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  • By The Financial District

Asian Stocks Suffer Biggest Outflows Since 2008

Foreign investors withdrew more money from emerging Asian equities in 2022 than in any year since the global financial crisis in 2008, as rising US interest rates pulled funds towards dollar assets, Gaurav Dogra reported for Reuters.


Photo Insert: Data from stock exchanges in Taiwan, India, the Philippines, Vietnam, Thailand, Indonesia, and South Korea showed foreigners sold equities worth $57 billion last year, the biggest outflow since 2008.



Data from stock exchanges in Taiwan, India, the Philippines, Vietnam, Thailand, Indonesia, and South Korea showed foreigners sold equities worth $57 billion last year, the biggest outflow since 2008.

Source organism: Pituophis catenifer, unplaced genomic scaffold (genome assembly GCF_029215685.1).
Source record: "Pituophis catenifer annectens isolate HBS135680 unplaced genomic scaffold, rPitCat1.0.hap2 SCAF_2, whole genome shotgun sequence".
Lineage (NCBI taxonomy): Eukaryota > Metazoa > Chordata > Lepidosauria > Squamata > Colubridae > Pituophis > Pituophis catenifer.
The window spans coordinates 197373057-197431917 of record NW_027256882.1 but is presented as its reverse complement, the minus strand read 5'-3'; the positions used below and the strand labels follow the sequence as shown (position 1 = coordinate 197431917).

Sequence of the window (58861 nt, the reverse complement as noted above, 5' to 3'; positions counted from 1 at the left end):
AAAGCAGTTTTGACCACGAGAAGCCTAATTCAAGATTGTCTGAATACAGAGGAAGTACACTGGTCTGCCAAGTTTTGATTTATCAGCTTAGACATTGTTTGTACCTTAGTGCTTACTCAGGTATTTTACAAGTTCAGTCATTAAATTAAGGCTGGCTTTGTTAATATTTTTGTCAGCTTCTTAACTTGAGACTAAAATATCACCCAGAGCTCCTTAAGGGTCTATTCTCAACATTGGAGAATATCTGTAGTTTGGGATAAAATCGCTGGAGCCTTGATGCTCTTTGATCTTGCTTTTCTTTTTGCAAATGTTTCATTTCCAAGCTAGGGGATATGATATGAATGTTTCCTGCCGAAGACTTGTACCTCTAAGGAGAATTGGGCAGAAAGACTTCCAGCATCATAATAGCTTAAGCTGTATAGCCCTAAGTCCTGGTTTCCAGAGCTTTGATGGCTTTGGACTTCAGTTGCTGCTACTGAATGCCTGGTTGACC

After four straight 75-basis point hikes earlier in 2022, the US Federal Reserve raised its overnight borrowing rate by another 50 basis points in December. Due to the hikes, the yield on safer 10-year US Treasuries climbed about 230 basis points to 3.83% last year, which hit the foreign demand for riskier regional equities.



Taiwanese equities faced outflows worth $41.6 billion last year, leading the regional sales, while India and South Korea witnessed an outgo of $15.4 billion and $9.6 billion, respectively.


Hit by falling foreign demand and a worsening economic outlook, the MSCI's Asia Pacific index plunged 19.4% last year - the biggest fall since dropping 43.3% in 2008.



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